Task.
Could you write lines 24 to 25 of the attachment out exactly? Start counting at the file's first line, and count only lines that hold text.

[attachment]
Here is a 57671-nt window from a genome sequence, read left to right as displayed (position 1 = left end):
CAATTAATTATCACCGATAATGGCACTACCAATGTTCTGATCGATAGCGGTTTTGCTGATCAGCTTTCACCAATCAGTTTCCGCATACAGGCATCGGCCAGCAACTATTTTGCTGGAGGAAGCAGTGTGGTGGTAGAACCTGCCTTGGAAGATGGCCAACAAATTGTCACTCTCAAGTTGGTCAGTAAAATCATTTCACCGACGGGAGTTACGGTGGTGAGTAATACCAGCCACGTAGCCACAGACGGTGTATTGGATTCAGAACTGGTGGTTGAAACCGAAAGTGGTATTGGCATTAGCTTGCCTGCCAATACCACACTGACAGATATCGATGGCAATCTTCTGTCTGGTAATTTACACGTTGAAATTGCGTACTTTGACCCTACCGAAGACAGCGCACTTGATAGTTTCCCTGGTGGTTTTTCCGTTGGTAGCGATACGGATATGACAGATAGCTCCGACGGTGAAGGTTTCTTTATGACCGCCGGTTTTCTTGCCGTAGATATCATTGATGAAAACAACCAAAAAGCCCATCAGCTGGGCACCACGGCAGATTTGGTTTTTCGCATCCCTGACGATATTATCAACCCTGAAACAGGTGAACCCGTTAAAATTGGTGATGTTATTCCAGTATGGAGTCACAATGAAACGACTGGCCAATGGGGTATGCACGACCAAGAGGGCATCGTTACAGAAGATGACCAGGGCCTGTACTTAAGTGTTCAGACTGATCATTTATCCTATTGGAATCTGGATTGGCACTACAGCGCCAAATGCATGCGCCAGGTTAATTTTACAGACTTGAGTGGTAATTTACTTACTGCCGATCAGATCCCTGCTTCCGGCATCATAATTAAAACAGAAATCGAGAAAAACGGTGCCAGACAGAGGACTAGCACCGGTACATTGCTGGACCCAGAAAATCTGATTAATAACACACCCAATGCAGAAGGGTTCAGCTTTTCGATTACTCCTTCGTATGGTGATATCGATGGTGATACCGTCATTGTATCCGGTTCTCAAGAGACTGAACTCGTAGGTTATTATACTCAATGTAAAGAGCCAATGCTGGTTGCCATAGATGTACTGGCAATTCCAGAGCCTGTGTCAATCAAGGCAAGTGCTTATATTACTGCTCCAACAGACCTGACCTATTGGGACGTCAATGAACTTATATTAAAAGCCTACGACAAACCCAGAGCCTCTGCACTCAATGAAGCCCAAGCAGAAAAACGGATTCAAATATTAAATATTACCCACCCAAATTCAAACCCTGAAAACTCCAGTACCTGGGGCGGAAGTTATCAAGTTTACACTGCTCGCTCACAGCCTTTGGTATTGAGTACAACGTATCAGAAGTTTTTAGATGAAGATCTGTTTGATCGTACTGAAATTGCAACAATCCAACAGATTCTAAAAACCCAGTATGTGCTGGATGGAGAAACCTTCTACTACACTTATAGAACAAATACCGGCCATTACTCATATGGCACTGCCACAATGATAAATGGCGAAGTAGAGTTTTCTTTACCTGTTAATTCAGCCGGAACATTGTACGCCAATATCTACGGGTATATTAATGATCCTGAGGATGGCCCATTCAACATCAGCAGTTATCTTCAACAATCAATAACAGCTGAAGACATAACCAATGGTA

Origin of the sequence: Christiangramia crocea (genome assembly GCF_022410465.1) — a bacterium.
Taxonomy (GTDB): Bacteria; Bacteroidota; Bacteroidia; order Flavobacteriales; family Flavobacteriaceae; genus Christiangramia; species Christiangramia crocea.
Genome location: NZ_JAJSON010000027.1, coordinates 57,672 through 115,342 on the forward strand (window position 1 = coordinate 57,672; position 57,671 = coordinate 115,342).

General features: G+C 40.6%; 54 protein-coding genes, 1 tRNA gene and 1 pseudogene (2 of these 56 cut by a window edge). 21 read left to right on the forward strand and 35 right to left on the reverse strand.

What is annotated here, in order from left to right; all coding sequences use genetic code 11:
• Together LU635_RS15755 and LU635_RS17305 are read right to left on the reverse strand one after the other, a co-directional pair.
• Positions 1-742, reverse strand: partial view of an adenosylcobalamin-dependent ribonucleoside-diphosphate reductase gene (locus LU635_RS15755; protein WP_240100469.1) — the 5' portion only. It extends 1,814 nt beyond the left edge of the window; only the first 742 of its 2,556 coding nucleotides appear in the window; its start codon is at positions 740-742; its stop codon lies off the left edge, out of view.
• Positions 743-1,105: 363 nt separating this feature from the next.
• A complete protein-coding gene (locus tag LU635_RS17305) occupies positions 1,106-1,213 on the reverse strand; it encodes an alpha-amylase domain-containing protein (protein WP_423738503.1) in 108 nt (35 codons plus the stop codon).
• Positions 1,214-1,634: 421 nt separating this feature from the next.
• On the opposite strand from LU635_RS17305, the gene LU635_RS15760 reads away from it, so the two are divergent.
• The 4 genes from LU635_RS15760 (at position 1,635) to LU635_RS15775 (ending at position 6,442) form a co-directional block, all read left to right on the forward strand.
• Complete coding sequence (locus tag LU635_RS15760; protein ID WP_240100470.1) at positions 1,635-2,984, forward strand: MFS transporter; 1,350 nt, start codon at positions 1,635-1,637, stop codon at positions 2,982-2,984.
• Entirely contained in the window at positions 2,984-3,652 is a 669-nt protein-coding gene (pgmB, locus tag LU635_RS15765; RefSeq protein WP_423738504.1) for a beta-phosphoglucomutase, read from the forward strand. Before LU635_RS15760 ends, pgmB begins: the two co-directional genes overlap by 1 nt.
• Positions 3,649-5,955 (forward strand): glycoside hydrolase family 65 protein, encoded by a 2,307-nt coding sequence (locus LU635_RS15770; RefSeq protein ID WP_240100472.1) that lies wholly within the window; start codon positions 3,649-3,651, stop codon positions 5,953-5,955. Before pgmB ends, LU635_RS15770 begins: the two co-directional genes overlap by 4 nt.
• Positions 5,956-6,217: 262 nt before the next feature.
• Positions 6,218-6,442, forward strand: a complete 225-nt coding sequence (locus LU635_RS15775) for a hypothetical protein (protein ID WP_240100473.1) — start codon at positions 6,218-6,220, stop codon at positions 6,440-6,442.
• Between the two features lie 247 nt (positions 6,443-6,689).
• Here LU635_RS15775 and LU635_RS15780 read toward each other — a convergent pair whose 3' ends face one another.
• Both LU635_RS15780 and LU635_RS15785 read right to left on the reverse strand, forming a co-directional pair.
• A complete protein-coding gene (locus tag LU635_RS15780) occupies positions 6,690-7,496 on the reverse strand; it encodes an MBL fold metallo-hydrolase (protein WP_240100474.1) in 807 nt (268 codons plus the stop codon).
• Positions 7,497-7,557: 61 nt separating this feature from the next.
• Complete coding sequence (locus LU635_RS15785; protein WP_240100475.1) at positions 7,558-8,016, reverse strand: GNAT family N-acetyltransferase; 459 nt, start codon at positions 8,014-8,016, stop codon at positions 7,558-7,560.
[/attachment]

• Positions 7,497-7,557: 61 nt separating this feature from the next.
• Complete coding sequence (locus LU635_RS15785; protein WP_240100475.1) at positions 7,558-8,016, reverse strand: GNAT family N-acetyltransferase; 459 nt, start codon at positions 8,014-8,016, stop codon at positions 7,558-7,560.